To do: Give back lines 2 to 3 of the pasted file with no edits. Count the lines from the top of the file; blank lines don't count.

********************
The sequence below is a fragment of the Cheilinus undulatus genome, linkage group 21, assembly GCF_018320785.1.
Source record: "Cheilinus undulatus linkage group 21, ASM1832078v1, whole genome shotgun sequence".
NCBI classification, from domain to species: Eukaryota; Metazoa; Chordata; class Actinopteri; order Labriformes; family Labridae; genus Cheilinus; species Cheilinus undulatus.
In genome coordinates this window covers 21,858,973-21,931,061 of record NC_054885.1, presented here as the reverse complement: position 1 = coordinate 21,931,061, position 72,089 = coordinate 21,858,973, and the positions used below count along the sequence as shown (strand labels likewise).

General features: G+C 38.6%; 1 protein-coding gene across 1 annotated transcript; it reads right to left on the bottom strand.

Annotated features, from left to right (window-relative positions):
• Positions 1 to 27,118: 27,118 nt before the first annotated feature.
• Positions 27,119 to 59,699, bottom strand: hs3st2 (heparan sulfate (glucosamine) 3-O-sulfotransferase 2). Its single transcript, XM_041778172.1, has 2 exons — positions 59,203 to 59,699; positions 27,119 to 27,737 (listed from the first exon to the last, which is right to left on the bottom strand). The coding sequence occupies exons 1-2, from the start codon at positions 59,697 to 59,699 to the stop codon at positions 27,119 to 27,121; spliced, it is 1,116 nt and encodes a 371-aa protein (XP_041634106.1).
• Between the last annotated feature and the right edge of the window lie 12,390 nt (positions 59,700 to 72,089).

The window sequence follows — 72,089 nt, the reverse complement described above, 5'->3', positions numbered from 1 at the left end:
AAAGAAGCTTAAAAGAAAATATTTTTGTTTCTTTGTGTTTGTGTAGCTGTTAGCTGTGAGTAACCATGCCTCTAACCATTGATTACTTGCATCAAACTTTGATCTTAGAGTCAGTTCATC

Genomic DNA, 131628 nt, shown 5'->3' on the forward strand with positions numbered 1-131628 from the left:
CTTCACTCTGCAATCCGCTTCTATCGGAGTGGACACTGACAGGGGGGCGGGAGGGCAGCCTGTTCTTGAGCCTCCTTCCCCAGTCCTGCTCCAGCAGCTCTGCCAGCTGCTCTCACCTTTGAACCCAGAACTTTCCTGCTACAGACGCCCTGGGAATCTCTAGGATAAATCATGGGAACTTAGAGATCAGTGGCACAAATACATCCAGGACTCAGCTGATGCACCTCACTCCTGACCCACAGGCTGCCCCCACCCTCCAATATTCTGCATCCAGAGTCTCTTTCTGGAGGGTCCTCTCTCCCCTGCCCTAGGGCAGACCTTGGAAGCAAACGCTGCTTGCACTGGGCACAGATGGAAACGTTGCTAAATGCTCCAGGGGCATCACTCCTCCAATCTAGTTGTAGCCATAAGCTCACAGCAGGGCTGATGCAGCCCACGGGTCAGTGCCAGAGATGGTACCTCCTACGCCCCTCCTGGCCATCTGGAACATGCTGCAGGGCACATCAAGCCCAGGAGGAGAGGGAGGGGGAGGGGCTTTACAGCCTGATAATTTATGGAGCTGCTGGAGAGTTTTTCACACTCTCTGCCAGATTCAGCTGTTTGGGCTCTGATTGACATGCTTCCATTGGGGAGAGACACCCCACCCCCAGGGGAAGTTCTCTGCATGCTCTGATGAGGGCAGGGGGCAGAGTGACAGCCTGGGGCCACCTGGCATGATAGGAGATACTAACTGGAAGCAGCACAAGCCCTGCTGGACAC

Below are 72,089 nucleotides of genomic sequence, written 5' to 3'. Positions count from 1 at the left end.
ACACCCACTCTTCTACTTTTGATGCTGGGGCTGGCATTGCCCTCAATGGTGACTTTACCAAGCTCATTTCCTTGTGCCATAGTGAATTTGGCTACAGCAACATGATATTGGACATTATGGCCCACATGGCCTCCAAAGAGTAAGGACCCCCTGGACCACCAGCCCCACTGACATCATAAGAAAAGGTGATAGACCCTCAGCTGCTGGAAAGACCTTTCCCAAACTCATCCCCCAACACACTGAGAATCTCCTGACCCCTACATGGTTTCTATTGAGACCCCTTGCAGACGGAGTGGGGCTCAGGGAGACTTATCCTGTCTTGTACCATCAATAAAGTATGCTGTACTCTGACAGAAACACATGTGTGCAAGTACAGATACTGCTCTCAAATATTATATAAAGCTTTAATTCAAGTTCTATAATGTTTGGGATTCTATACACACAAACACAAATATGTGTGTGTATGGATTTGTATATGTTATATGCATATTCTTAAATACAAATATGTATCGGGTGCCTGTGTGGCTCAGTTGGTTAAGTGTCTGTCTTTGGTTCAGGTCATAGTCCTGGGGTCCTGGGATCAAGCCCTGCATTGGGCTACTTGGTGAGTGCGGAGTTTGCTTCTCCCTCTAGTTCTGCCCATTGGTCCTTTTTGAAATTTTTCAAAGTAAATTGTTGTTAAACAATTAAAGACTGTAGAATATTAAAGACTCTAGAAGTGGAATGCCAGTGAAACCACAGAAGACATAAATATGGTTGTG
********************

Source record: "Cheilinus undulatus linkage group 21, ASM1832078v1, whole genome shotgun sequence".
NCBI classification, from domain to species: Eukaryota; Metazoa; Chordata; class Actinopteri; order Labriformes; family Labridae; genus Cheilinus; species Cheilinus undulatus.